In fact, the State’s policy, controlled by these depraved “officials”, has led to the proliferation of corruption in all the principal national institutions, thereby entailing widespread poverty which is the main obstacle to the enjoyment of economic, social, civil and cultural rights.
This policy of impoverishment has resulted in record levels of inflation, a tremendous depreciations in salaries and wages and high rates of unemployment, especially among young men whose consequent financial destitution has made them reluctant to marry, thereby creating a large social category of spinsters who are deprived of the pride and joys of motherhood and the foundation of a family.
These are the principal factors that have facilitated the subordination of social morality to the dictates of wealth and power, monopolized by a corrupt minority. This situation has made it extremely difficult for many Libyans to merely enjoy human dignity in their daily lives.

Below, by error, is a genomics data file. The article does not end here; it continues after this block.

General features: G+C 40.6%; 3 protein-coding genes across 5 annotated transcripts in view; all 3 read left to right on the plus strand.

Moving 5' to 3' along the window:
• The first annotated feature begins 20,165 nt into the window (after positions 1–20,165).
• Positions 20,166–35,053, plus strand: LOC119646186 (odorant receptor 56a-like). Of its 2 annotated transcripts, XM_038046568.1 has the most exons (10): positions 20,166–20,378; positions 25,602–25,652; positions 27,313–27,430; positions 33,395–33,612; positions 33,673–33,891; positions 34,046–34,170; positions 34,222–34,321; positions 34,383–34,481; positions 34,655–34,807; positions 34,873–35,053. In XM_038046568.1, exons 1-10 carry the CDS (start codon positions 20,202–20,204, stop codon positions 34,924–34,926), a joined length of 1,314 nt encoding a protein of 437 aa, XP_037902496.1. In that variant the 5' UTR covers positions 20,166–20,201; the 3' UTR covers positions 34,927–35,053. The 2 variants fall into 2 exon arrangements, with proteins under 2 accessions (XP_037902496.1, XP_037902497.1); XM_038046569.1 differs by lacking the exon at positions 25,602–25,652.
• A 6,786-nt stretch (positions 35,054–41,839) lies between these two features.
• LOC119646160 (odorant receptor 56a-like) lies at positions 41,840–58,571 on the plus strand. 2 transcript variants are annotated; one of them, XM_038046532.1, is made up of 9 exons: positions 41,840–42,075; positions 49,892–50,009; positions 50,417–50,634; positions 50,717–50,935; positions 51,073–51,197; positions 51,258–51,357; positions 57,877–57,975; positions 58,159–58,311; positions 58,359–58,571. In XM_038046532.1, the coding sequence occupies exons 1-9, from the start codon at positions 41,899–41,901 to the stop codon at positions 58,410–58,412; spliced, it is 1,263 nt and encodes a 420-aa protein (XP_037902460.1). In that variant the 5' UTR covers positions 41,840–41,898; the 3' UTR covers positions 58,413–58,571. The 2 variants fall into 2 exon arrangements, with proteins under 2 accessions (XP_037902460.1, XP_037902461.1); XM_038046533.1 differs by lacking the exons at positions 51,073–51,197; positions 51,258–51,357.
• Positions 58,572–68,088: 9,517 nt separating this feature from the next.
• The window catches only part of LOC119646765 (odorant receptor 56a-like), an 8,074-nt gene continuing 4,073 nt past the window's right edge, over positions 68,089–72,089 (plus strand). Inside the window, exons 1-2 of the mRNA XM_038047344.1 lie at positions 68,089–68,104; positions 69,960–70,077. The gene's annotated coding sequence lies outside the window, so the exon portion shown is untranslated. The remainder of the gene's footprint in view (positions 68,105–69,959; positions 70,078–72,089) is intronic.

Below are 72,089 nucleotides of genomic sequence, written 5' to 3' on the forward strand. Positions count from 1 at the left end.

3. The Libyan women languishing in prisons are the principal victims of this widespread political, economic and social corruption, enriching a minority and impoverishing the majority, which will continue to make the lives of the majority dependent on the “generosity” and “charity” of that minority until there is a change in the present equation in which, according to estimates by anti-corruption organizations, a minority comprising less than 8 % of the Libyan people exercises direct or indirect control over 70 % of the national income while the remaining 92 % of the population shares only 30 % of that income.
This obscene and iniquitous wealth in the hands of a minority, rendered even more powerful by its usurpation of the instruments of virtually absolute authority through marginalization of the judiciary and the consequent impunity that the members of this minority enjoy, has shattered social cohesion and weakened many sections of society, especially those that are materially and intellectually the most vulnerable.